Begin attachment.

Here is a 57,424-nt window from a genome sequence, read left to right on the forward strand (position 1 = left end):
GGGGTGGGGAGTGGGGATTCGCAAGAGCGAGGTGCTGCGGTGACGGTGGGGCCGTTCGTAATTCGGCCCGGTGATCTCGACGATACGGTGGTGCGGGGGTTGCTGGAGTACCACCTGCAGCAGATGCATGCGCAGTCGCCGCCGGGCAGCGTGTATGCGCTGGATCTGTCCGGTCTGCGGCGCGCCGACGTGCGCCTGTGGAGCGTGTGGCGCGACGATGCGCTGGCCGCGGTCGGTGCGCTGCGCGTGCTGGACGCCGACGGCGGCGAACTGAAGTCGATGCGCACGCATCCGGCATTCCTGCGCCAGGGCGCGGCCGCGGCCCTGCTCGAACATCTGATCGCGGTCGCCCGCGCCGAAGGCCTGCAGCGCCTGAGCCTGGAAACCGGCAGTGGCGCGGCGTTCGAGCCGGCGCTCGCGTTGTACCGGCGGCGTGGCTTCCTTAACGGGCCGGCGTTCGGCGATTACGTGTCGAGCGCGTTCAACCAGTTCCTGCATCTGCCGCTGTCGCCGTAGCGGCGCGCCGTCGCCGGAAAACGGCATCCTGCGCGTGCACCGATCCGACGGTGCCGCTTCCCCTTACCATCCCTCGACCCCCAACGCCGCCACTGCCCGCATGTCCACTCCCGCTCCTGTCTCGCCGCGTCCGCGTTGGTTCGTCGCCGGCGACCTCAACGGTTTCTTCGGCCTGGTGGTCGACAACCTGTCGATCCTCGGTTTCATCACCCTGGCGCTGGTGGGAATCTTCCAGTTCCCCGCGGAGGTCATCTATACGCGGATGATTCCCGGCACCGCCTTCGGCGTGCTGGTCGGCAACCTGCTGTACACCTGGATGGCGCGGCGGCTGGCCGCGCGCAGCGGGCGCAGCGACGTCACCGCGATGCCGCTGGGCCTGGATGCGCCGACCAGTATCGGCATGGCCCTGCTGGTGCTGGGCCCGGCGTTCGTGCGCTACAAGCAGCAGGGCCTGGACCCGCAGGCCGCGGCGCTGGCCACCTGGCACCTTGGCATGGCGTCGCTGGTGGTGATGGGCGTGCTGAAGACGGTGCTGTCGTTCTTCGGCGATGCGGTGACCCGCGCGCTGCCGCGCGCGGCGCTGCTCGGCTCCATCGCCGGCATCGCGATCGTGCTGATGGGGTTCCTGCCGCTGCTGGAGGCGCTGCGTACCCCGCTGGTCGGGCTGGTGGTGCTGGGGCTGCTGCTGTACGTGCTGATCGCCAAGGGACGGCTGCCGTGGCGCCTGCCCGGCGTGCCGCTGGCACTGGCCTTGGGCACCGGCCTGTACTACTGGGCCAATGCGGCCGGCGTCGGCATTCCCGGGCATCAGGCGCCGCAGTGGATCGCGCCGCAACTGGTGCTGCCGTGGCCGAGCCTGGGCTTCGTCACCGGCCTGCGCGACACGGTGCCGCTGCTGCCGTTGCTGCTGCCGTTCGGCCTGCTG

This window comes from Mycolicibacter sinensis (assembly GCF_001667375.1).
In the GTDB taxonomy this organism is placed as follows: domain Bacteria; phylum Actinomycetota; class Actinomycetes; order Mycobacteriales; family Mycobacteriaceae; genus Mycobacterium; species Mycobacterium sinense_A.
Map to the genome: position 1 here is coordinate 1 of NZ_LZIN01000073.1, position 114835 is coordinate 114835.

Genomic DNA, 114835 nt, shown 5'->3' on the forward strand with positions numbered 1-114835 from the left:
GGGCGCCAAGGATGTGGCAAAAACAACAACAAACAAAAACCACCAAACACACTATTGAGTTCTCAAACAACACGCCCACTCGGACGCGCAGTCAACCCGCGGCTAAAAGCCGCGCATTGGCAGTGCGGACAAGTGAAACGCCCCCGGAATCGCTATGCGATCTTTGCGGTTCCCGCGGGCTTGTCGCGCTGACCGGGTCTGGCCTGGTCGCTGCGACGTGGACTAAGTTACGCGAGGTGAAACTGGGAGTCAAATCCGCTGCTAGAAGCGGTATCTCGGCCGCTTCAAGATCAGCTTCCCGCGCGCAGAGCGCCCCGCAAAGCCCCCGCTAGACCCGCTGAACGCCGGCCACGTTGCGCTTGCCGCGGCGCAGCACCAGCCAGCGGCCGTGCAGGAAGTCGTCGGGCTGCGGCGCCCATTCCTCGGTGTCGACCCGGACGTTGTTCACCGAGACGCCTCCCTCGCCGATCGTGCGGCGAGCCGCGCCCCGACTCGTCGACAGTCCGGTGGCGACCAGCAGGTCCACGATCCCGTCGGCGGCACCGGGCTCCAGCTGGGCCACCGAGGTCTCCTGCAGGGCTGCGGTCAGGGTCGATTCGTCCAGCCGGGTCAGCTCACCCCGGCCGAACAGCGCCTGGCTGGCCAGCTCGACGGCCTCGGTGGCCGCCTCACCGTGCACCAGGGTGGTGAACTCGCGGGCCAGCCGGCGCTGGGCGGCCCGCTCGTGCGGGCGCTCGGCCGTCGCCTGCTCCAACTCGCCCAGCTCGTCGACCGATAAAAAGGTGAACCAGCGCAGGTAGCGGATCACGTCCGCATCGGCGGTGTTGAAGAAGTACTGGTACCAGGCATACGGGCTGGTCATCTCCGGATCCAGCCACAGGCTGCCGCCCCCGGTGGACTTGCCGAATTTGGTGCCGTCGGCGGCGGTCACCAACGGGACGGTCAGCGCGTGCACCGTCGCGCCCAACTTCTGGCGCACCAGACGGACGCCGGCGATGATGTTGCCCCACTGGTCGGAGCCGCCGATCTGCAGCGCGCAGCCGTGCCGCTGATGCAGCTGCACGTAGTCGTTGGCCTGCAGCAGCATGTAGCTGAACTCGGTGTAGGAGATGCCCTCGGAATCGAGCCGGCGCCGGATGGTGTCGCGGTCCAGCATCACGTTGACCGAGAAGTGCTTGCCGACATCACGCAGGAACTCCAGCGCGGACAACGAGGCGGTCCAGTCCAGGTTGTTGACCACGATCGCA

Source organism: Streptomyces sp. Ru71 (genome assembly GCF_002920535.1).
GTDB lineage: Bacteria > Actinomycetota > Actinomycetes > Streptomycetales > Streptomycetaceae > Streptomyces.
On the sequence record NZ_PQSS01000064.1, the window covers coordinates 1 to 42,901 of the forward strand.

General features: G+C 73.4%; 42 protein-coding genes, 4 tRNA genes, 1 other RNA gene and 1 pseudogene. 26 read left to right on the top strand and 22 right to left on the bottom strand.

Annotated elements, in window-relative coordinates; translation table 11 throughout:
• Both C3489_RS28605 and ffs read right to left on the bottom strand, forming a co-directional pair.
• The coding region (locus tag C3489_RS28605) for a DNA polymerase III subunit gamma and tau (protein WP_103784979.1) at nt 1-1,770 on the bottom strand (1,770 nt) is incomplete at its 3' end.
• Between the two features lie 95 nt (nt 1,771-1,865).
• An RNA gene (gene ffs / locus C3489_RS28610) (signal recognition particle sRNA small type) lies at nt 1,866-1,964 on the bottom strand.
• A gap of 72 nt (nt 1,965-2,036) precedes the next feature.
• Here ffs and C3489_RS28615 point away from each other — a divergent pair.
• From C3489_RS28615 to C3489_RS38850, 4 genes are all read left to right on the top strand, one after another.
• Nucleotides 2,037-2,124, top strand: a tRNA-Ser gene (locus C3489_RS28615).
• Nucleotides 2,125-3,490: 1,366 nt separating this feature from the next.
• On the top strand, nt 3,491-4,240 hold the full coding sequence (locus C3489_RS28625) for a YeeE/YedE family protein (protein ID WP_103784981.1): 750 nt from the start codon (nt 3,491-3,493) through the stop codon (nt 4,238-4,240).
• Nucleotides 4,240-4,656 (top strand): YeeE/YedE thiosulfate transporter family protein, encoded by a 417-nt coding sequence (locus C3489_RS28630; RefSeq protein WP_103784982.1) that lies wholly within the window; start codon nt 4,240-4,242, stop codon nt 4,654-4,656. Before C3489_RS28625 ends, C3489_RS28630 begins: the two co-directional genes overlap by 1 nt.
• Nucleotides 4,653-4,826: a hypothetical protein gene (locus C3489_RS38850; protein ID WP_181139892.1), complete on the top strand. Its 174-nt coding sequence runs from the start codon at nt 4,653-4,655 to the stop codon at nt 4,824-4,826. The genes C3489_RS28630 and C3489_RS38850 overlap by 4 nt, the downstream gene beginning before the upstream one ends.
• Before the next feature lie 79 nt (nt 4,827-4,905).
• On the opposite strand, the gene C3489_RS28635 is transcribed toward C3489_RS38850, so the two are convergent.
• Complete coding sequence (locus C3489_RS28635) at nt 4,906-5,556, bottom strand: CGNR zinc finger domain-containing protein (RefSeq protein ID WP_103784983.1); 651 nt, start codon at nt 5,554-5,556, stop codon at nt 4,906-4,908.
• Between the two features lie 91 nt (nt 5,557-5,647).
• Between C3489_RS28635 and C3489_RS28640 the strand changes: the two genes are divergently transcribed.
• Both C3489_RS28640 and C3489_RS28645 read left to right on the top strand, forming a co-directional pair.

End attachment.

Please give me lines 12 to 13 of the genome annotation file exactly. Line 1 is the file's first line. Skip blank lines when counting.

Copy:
Annotated elements, in window-relative coordinates; translation table 11 throughout:
• Both C3489_RS28605 and ffs read right to left on the bottom strand, forming a co-directional pair.